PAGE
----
Sandy Thompson sat on the floor with her kindergartners while they cut out lime green hexagons to make a frog Tuesday afternoon.

Thompson, who is in her 70s, has been teaching kindergarten at Lewis Cass Elementary School for the past 50 years and shows no sign of slowing down.

“I always wanted to be a teacher,” said Thompson. She said it was because of her father, who was the on the board of trustees and, at the time, the trustees took care of the school. So she grew up around teachers.

She wanted to be a third grade teacher up until her junior year at Indiana University in Bloomington, when she was placed into a kindergarten student teaching position. “After that,” she continued, “I said, ‘I want kindergarten,’ so I managed to get my credits in for my endorsement — my 15 hours extra — and I’ve been in kindergarten ever since.”

Thompson grew up in Galveston and graduated from Lewis Cass High School in 1965.

She has taught at least two generations of students since she began teaching at Lewis Cass. She graduated with one of her kindergartner’s grandmothers, taught her son and is now teaching her grandson. She also taught another one of her student’s mothers.

Not only has she taught generations of students, she also works with some of her former students. Her current instructional assistant, Nell Green, was one of her kindergartners and Jennifer Hopper, the kindergarten teacher who teaches in the adjoining room, is also one of her former students.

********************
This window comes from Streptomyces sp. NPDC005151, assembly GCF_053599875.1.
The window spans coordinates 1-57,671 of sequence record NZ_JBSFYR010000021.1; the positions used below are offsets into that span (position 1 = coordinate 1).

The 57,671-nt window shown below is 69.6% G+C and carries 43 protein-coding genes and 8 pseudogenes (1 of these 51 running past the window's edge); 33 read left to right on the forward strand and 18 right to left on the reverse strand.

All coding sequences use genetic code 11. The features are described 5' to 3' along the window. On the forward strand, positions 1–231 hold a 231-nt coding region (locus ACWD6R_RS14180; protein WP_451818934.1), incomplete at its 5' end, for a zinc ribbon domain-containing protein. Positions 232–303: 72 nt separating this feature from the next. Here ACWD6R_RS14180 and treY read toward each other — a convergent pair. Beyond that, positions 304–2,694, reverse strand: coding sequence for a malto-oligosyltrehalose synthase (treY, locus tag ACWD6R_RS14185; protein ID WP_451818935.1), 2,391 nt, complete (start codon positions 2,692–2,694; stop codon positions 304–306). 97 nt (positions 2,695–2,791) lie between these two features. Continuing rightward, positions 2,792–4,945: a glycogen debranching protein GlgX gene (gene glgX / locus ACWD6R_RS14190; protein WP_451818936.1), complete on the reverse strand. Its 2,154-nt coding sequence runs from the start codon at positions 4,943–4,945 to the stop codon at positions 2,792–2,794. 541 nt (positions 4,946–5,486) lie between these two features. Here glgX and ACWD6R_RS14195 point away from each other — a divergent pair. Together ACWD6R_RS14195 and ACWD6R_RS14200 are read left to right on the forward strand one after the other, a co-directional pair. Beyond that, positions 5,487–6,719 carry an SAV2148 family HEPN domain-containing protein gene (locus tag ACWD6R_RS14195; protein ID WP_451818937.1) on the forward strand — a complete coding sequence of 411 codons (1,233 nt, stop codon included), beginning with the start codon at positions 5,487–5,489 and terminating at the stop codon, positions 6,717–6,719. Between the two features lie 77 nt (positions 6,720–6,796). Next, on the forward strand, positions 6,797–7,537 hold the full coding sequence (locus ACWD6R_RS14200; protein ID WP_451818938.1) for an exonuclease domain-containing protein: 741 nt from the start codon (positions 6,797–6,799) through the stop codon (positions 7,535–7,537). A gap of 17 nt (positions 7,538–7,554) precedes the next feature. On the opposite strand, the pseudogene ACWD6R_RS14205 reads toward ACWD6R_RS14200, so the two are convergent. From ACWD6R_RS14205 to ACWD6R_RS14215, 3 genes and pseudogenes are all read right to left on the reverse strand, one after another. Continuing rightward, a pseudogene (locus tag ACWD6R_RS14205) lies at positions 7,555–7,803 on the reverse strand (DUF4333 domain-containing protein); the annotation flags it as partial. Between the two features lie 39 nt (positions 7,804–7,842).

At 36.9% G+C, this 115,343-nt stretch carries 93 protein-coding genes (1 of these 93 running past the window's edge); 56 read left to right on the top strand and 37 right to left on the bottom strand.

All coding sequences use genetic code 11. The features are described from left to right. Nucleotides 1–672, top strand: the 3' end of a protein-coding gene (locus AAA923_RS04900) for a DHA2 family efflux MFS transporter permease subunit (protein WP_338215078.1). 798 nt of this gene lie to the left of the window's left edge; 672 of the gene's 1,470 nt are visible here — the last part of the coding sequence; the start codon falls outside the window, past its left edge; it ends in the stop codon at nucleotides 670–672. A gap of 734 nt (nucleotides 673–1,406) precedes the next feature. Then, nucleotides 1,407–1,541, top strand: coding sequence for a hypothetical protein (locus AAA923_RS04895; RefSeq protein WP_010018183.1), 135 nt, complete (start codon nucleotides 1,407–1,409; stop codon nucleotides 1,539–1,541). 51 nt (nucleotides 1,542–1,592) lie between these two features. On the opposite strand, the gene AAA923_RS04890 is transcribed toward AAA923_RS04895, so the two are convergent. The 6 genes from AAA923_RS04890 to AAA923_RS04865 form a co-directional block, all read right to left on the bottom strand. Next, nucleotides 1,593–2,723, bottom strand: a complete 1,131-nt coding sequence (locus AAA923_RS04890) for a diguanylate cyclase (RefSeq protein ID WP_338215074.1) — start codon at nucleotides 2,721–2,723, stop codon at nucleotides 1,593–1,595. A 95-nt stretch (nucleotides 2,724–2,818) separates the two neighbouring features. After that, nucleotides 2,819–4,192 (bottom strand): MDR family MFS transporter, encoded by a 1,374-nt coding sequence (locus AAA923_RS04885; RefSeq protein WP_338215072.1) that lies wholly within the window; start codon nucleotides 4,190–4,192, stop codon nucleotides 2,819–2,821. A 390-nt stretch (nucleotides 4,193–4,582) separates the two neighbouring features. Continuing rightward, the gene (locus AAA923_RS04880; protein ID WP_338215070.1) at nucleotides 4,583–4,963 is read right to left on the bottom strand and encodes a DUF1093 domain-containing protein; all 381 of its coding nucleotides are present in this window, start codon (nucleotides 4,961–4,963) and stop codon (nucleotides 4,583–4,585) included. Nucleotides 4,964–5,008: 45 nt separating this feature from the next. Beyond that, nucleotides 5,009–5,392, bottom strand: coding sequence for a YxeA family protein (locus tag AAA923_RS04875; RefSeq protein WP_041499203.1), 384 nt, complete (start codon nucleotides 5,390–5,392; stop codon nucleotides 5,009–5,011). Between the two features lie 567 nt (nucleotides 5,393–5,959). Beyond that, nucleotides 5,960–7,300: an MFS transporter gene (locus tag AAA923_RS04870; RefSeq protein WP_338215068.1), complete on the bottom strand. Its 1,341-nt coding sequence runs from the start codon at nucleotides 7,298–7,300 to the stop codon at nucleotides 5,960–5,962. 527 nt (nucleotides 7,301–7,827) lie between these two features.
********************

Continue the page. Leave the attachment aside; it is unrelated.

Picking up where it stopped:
School started nearly a month ago, and so far the students have been working on their colors, shapes and reading. They’ve made a rectangle snail, a triangle puppy and a square bird. They also had color-themed days during the first two weeks of school where, for instance, if the color was red, the students would wear red, have a story about something red, eat a snack that was red and then at the end of the two weeks they created a color book and read the book to the class while pointing at the letters.

“They’re expected to learn a whole lot more than they learned when I first started teaching,” said Thompson.

The students are expected to know 100 sight words by the end of the year, count to 100, write to 100, count by tens to 100 and read at a “Level D” reading level. They also will move on from two-dimensional shapes to three-dimensional shapes in the spring semester.

Plans on doing it as long as it’s fun and as long as she can do it.

This is her 51st year teaching and she says she plans on doing it as long as it is fun and as long as she is able-bodied.

She received a plaque at the end of her 50th year.

“I think I’m the first one to get the 50,” she said, continuing with a story. “In fact, Mr. Krug, our band teacher, he had 47 years, and one day he said, ‘Sandy you’re going to help me get rid of Mr. Bunson,’ and I said, ‘and why are we getting rid of Mr. Bunson?’ and he said, ‘Because I want to be top man on the seniority list and he’s ahead of me,’ and I said, ‘Well, you know what, we can get rid of Mr. Bunson, but you’re still not going to be top man on that,’ and he said, ‘Why not?’ and I said, ‘Because I know I’m up there above you,’ and he said, ‘Well, when are you going to retire?’ and I said, ‘The day after you do.’”

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